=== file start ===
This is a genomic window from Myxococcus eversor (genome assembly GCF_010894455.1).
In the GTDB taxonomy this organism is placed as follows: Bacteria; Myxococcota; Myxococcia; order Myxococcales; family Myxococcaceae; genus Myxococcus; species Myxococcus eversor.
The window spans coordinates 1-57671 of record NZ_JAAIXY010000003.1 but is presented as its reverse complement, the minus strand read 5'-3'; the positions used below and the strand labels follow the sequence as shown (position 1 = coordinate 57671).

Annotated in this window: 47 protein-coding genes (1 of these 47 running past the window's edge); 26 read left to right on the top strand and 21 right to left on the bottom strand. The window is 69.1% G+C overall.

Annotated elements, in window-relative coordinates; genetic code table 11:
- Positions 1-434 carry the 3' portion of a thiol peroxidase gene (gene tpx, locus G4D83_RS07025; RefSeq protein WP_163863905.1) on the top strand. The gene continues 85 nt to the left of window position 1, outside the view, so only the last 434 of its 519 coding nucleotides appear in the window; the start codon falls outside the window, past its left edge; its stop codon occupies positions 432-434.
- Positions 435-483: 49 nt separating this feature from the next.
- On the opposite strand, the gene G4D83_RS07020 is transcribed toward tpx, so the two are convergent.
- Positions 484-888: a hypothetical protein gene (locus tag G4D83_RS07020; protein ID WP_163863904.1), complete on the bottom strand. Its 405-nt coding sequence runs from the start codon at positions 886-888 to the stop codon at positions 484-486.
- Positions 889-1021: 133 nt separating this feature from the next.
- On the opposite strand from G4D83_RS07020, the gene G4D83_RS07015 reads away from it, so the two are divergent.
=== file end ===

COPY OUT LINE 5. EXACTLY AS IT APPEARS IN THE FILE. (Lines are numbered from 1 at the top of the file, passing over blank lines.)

Annotated elements, in window-relative coordinates; genetic code table 11: